Led by one of Norway's leading log builders and master carpenter, George Fuller, by the end of week 1 the bottom and top frames and 6 posts were diligently prepared using a mixture of traditional hand tools and modern power tools including power planers and electric chainsaws. 

We were fortunate to source a very local supply of seasoned, slow grown pine with a high portion of durable heartwood or duramen core (the dense, dark, nonfunctioning older wood at the core of a tree stem).  Using good quality seasoned timber not only results in a structure that is likely to be more stable and shift less but worked very well with both hand and power tools.  Building timbers in this part of Norway (North Hedmark) tend to be side-cut to 8" to provide the extra insulation needed to cope with winter temperatures that can often go down to -40 degrees C.   However...............course leader Georges' feeling was that this was a little over specified  for a building of this size and besides, all of his holding trestles were geared up for 6" logs.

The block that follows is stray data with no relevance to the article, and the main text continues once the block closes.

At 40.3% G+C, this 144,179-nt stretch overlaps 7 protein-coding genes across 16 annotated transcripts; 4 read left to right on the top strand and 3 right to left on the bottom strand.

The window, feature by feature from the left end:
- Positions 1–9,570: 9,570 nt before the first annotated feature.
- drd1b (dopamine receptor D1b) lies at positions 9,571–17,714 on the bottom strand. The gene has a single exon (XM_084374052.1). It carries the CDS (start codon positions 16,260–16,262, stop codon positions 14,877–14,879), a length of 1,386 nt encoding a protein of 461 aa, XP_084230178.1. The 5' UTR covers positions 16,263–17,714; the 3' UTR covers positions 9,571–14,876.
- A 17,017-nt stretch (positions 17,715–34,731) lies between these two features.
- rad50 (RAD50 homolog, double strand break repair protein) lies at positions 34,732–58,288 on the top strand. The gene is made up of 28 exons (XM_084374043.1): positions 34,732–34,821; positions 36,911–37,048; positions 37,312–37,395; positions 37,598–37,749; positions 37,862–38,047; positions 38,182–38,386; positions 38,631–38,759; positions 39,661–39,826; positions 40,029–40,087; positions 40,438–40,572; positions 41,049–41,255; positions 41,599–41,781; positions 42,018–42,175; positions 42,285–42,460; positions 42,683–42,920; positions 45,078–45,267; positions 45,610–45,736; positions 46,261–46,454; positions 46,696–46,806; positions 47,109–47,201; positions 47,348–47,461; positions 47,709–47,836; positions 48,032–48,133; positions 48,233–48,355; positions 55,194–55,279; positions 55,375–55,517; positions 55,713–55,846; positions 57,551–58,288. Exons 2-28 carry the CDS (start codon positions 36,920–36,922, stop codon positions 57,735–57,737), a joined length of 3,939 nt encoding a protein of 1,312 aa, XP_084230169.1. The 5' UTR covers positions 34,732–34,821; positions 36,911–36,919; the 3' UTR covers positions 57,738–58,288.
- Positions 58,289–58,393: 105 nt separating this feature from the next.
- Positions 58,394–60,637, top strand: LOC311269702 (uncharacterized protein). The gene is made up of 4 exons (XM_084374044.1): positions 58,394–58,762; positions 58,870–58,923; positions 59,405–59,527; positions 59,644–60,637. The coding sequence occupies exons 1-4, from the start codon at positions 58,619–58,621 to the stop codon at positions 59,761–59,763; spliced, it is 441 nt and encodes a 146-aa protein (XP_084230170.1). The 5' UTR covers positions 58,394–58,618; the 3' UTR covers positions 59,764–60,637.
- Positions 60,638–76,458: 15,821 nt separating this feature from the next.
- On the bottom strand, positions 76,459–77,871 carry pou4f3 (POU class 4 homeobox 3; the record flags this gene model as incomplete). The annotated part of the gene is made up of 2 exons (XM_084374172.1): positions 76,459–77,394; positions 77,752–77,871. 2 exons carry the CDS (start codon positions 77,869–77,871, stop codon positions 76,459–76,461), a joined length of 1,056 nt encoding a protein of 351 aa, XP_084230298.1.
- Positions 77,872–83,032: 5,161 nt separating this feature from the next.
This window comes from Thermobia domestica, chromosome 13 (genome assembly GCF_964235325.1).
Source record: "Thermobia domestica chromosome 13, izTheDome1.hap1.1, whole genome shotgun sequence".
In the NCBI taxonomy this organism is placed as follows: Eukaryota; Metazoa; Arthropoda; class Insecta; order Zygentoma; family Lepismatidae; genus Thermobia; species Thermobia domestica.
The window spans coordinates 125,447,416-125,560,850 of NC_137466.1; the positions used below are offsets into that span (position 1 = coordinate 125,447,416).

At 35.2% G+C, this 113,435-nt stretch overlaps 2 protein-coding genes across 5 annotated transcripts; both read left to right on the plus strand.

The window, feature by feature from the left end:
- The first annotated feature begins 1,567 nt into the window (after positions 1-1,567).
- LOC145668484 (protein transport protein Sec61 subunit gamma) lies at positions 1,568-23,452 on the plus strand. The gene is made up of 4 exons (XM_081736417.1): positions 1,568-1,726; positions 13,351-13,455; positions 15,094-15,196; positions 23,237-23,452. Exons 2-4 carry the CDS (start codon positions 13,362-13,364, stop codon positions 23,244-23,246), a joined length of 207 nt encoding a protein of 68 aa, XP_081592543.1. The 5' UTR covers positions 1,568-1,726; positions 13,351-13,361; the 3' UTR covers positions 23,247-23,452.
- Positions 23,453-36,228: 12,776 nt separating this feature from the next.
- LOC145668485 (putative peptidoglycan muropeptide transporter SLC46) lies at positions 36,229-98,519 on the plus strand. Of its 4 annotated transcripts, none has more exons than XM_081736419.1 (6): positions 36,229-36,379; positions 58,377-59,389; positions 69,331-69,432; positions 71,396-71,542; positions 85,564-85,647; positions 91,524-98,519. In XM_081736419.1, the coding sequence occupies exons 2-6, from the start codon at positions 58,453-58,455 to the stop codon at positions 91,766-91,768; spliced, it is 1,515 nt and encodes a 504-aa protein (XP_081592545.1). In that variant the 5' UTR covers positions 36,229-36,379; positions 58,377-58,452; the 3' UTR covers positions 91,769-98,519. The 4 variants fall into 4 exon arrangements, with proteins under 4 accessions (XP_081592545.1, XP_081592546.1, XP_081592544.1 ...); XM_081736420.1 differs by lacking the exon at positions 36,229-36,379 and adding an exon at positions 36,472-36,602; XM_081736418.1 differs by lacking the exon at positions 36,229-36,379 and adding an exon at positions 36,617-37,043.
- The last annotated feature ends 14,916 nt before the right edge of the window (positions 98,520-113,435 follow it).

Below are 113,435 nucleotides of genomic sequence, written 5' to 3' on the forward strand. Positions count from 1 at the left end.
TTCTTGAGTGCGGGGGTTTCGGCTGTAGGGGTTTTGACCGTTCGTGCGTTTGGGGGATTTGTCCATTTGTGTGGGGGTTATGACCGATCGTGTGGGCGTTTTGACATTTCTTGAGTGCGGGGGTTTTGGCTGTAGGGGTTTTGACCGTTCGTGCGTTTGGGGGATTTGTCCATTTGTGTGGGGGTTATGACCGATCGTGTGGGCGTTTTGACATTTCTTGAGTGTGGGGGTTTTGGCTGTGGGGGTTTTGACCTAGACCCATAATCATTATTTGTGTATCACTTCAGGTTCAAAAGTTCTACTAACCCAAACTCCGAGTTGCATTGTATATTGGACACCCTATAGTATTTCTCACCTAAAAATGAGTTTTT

Before we left Norway in early September the shell was partially dismantled and stacked off the ground then fitted with a temporary corrogated sheet roof to keep it protected from the heavy winter snow which lasts for at least 5 months.

In August 2014 the shell will be moved to its final resting place on the edge of the wood with spectacular views down the valley and towards the lake. With the shell reassembled, work will commence constructing the sod roof and completing the infill panels, insulation, doors and windows.

If you would like to be involved in the completion of a traditional stavlaft building and experience Norwegian mountain culture, get in touch. 

Course details to follow but we can confirm it will be led by George Fuller of the Norwegian Log Building School and run for 2 weeks in August 2014.